Last week, Mary May came to Portland to teach several classes at the Guild of Oregon Woodworkers and she was also the featured speaker at our monthly meeting. I had seen her on The Woodwright's Shop, here and here, but this was the first time I had seen her in person in a teaching setting. She spoke for over an hour to an extremely attentive audience. Her presentation was composed of three roughly equal parts. The first was a photographic portfolio of her work, impressive for its quality and breadth, the second, a description of her approach to sharpening and the third a mini-lesson in carving a linen fold.
A major reason I have never attempted carving is a lack of confidence that I could sharpen the tools. I won't say that she made it look easy but I did come away thinking that it is something I could learn to do. She went through sharpening a gouge and a V-tool in a step by step manner with insights about technique that are invaluable and that I would not have been able to understand without watching her in action. I was very interested that she uses diamond stones and honing compound, just as I do for sharpening my woodworking tools, though her 8000 grit stone is incredibly fine, so fine I couldn't feel the grit on it.
The linen fold mini-lesson was also a real eye-opener for me. The effective creation of a 3-d impression from a nearly 2-d carving depends on an understanding of how our eyes work and I could definitely she what she was talking about. I could never understand this without watching someone with her skill actually do it as she described the techniques.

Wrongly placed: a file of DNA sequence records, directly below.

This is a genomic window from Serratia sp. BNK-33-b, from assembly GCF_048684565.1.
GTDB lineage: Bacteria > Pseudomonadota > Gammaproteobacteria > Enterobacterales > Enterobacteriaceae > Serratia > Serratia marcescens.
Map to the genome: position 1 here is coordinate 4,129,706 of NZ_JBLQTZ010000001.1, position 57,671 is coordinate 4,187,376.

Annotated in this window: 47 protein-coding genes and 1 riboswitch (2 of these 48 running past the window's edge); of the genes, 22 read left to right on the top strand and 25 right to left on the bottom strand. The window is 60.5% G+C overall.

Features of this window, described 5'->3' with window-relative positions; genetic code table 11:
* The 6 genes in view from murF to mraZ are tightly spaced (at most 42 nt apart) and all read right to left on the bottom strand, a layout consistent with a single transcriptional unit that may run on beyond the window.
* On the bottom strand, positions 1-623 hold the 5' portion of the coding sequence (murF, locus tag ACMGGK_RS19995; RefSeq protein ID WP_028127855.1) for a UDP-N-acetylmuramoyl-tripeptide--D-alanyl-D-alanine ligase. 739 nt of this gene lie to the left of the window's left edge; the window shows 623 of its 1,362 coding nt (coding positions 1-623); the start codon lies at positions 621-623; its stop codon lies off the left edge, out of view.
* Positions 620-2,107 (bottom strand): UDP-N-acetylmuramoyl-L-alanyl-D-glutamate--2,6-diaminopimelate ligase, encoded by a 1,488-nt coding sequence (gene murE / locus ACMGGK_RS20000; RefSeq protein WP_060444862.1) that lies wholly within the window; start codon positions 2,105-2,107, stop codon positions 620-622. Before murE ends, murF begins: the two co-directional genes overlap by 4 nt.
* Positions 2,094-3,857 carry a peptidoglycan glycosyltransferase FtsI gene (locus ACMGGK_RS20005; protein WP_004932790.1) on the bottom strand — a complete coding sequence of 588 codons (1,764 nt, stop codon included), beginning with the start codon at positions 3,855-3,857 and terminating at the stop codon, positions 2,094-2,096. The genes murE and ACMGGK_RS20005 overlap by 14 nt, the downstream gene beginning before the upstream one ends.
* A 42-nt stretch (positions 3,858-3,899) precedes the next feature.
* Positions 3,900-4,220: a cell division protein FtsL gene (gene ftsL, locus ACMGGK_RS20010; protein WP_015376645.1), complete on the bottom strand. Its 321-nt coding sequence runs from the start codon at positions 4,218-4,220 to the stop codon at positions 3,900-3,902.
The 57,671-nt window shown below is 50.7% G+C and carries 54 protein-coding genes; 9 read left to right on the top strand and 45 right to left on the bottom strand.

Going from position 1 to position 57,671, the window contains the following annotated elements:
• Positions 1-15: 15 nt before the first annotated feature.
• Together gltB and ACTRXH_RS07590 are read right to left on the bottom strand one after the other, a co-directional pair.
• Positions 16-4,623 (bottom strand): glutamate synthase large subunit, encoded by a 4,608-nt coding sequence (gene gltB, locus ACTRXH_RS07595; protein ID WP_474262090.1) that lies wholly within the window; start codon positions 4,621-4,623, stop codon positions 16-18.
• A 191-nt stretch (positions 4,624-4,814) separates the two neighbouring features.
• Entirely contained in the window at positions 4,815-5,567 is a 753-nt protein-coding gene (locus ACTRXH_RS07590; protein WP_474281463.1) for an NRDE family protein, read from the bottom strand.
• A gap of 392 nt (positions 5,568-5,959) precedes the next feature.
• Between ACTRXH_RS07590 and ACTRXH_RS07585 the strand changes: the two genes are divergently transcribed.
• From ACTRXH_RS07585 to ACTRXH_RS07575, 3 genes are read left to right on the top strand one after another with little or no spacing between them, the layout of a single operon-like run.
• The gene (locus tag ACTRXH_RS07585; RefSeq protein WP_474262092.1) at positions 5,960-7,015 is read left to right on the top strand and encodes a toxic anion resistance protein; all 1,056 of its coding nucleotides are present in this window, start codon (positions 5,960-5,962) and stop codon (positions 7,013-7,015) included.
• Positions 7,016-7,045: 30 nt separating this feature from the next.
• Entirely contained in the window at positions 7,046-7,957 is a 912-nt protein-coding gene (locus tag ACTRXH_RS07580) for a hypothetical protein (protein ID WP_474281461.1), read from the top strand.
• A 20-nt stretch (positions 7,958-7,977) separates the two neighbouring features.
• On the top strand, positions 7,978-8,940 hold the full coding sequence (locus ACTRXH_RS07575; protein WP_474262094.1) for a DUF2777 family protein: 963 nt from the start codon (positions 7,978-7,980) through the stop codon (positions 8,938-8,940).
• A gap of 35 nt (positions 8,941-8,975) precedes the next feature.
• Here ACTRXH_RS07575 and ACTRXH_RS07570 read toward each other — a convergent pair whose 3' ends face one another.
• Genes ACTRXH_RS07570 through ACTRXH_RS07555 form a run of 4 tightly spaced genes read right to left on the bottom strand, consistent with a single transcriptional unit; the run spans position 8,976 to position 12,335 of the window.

I regret very much that I was unable to take any of her classes due to a scheduling conflict, but I highly recommend her classes and videos to you. She is a natural and highly skilled woodworking educator.
This week I sent her an email asking for her advice on something I want to do and her response was very helpful. Let me explain. I have made three sets of cabriole legs that came out fairly well, including shaping the feet by hand. As I was completing a tea table, my Golden Lab Buffy was standing in my field of vision behind it and I did a double-take. The resemblance between her front legs and the cabriole legs was uncanny. Since then I have wanted to make a set of cabriole legs with hair and feet that resemble Buffy's. This doubtless seems crazy to you but I really want to do it. I have repeatedly asked carvers for advice but have only gotten blank stares. Mary May responded that she liked the idea, gave me a general idea of how to create the hair (make S-shaped cuts to give a flowing appearance) and told me to my great surprise that there is a traditional form called the "hairy paw" foot, also sometimes called a "dog's foot"! When I searched for it, I found that it predates but is associated with the Chippendale style. Mine will not be nearly so formal or ornate obviously, but it is really fun to be aware of this historical connection. Thanks to Mary May, I am really motivated to attempt this now.